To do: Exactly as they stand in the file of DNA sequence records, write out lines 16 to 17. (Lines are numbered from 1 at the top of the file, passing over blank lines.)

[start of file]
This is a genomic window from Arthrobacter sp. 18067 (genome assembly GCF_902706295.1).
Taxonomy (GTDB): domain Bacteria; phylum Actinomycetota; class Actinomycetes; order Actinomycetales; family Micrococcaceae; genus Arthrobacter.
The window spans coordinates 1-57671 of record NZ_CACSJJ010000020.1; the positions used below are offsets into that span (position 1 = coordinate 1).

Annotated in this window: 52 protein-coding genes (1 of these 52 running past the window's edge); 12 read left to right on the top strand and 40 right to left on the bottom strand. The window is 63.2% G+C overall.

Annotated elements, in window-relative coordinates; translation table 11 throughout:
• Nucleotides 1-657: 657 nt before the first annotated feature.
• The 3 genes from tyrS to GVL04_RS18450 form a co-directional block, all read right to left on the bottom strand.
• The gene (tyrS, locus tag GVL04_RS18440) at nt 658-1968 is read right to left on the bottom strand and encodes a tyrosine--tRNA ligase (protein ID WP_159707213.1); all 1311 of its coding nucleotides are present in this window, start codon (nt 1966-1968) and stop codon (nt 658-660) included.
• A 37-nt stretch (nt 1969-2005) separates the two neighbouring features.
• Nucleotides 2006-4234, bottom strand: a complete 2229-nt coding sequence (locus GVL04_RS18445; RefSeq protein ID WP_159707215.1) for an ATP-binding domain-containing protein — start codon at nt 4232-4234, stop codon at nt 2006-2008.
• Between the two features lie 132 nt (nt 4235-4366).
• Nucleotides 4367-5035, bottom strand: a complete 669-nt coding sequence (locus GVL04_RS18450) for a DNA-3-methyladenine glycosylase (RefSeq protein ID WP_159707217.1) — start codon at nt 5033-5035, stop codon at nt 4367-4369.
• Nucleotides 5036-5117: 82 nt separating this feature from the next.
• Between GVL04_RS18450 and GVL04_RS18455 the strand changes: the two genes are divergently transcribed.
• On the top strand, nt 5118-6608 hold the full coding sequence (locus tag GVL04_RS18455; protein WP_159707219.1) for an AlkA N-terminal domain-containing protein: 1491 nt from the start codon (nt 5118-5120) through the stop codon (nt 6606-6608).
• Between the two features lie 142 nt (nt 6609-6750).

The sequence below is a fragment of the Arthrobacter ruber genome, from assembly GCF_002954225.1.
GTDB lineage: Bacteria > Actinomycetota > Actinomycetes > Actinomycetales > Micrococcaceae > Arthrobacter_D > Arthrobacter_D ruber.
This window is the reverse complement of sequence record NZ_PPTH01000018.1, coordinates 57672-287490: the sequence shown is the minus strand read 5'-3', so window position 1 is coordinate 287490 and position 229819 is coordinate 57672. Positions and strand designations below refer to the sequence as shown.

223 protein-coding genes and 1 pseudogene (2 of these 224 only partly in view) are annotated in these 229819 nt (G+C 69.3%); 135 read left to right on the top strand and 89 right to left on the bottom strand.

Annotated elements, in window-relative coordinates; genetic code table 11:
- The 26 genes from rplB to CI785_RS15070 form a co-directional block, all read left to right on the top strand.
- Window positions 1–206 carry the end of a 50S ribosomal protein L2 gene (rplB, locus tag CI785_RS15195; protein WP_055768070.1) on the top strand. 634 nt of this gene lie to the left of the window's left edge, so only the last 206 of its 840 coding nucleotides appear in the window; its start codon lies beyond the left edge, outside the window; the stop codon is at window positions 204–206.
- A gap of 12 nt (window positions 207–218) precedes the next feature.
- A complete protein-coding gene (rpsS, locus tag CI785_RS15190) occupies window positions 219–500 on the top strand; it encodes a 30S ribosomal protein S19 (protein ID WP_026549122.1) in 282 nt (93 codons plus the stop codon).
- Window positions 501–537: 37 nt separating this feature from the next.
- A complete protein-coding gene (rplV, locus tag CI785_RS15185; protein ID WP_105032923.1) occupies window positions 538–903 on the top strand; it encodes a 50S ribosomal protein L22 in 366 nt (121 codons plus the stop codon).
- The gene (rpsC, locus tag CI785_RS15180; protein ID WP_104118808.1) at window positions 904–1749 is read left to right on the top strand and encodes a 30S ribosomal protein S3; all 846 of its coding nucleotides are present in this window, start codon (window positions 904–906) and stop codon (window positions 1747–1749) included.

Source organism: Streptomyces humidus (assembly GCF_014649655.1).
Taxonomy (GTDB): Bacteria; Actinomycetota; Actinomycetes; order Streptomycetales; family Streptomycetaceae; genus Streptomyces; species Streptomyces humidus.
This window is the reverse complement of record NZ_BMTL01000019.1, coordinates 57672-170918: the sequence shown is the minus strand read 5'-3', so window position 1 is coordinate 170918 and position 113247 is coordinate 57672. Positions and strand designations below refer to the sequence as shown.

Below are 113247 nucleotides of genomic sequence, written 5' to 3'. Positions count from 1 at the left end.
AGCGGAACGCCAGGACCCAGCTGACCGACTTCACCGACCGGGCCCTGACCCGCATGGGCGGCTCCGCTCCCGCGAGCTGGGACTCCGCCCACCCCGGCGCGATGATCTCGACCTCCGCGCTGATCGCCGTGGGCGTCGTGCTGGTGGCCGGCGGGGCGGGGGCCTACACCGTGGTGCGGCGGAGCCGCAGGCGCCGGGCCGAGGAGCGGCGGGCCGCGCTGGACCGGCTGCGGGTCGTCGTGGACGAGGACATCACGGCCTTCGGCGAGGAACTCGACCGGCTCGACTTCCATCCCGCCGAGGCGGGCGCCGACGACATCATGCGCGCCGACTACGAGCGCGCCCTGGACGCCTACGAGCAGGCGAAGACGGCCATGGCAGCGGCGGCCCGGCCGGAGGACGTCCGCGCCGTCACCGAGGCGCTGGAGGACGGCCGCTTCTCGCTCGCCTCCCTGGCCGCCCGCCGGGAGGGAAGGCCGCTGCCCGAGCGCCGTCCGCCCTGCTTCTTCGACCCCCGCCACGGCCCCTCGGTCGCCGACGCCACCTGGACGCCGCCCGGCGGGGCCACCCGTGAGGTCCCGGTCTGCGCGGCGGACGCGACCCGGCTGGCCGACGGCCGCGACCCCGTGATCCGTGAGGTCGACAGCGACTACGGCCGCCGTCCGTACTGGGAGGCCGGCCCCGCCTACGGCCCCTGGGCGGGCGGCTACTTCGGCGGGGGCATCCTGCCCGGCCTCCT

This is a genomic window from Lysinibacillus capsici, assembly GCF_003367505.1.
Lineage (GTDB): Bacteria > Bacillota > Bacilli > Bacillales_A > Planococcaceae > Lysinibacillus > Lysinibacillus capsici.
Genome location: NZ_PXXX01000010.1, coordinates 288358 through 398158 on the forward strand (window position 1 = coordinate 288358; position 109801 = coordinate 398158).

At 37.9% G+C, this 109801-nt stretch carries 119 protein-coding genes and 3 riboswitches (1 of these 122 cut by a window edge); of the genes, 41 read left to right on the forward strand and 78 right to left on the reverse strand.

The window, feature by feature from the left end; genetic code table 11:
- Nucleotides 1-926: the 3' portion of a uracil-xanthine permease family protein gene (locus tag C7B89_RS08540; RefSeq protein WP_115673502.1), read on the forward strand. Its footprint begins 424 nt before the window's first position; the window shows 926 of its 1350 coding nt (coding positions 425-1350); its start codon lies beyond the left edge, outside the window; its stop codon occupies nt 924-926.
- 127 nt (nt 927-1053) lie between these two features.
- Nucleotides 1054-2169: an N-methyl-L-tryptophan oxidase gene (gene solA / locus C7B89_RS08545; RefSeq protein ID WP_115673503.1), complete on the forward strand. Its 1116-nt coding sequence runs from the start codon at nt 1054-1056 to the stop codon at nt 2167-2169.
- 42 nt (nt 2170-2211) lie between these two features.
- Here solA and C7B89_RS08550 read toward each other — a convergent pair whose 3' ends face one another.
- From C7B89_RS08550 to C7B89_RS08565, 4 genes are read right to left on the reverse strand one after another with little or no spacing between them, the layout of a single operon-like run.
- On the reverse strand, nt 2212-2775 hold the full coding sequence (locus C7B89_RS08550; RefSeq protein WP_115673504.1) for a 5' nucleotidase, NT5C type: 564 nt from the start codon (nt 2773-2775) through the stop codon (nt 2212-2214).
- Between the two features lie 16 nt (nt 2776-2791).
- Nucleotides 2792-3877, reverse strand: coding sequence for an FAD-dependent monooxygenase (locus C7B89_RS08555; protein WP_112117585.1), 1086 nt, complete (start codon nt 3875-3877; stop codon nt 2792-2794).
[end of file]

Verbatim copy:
• Between the two features lie 142 nt (nt 6609-6750).

The sequence below is a fragment of the Arthrobacter ruber genome, from assembly GCF_002954225.1.